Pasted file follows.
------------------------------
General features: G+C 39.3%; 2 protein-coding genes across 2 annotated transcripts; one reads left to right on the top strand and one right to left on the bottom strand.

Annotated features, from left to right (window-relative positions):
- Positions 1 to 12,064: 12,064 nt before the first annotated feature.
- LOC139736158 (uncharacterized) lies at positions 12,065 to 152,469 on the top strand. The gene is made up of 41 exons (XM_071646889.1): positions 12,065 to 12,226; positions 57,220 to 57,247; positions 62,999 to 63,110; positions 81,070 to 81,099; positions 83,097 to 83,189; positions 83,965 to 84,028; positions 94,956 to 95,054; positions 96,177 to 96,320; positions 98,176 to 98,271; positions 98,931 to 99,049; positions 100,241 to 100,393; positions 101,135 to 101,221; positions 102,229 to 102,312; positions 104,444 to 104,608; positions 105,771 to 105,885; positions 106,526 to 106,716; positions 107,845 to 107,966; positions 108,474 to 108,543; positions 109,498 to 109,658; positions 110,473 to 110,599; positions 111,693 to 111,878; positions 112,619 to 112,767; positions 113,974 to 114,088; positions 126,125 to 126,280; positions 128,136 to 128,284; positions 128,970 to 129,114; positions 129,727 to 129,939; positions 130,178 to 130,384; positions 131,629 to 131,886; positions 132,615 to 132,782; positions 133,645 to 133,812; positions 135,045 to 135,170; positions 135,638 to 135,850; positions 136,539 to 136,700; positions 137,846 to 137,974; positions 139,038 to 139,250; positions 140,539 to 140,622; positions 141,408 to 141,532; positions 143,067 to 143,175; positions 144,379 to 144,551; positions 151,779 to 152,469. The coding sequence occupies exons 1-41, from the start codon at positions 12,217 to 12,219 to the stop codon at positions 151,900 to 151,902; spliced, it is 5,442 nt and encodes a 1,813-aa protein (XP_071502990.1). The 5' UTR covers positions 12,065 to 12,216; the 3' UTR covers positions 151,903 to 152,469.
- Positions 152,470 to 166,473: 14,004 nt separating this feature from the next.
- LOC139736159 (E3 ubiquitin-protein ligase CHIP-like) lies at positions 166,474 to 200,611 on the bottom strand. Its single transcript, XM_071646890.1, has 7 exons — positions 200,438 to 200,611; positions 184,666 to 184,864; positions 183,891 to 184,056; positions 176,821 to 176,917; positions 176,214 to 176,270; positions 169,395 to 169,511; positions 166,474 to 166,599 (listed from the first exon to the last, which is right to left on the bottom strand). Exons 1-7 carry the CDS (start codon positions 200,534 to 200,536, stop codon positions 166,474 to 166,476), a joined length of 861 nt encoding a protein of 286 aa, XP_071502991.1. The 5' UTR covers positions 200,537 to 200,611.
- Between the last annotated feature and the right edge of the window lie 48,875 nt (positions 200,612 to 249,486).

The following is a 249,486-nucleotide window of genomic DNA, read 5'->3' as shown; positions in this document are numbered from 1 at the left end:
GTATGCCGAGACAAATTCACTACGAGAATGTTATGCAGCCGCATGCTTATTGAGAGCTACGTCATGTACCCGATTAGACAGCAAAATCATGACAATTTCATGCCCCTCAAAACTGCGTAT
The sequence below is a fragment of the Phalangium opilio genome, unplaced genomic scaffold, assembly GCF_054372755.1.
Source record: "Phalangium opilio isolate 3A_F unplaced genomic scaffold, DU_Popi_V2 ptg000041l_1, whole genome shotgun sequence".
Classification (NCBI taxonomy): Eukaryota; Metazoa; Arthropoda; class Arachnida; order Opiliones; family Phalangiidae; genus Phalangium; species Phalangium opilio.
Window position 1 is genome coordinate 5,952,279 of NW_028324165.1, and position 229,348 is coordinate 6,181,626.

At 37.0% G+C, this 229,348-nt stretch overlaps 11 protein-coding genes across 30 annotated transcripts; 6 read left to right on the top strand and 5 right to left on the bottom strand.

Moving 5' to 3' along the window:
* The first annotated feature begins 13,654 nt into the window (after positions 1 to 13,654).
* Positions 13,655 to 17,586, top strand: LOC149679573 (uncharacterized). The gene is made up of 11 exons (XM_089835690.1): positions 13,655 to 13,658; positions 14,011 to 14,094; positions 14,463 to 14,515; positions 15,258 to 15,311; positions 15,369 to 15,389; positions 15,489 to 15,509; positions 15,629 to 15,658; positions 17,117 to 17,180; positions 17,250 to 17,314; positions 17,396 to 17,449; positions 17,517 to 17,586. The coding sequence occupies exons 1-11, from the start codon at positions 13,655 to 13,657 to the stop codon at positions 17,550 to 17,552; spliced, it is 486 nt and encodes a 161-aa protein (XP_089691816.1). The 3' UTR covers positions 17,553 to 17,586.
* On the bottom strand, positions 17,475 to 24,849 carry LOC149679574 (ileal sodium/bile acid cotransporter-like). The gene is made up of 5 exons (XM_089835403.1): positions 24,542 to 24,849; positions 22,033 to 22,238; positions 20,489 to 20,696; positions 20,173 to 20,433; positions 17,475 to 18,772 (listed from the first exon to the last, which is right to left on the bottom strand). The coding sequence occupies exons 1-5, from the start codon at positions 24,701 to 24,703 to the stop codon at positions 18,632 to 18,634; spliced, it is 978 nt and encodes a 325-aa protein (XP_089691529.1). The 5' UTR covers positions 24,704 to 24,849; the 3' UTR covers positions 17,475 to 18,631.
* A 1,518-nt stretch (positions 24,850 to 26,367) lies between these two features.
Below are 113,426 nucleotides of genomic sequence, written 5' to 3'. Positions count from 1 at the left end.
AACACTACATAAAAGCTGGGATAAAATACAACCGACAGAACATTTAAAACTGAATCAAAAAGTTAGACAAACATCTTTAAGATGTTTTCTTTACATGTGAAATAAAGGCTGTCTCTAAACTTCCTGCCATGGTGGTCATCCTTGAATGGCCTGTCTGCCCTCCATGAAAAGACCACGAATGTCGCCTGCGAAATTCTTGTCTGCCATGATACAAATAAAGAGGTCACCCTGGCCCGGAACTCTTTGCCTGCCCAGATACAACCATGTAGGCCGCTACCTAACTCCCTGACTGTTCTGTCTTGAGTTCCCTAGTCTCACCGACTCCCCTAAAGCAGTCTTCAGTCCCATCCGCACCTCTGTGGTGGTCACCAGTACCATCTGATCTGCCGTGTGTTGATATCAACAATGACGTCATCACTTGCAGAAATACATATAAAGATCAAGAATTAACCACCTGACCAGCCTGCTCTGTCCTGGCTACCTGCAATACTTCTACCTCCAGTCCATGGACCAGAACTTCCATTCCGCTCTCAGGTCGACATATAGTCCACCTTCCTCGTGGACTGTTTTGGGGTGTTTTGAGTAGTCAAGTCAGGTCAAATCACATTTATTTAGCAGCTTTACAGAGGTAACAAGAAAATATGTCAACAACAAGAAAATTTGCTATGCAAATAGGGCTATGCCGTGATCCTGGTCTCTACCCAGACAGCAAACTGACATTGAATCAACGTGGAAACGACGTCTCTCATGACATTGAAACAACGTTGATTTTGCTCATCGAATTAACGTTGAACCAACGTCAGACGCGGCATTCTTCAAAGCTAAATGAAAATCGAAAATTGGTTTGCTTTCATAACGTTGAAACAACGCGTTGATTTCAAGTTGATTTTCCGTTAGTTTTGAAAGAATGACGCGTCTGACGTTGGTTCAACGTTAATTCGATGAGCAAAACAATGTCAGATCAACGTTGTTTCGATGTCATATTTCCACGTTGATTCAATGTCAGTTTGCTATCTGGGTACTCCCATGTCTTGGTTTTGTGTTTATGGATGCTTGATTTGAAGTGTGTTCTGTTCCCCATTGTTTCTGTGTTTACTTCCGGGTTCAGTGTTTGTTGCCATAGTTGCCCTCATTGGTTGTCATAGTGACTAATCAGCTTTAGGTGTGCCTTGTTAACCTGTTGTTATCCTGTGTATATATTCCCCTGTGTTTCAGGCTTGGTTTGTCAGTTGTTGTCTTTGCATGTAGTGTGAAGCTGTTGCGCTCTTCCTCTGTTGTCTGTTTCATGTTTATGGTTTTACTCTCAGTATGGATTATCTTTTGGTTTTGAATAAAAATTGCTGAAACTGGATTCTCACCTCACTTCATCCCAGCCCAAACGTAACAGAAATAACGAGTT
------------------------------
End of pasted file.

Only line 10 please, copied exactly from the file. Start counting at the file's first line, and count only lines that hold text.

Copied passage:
The sequence below is a fragment of the Phalangium opilio genome, unplaced genomic scaffold, assembly GCF_054372755.1.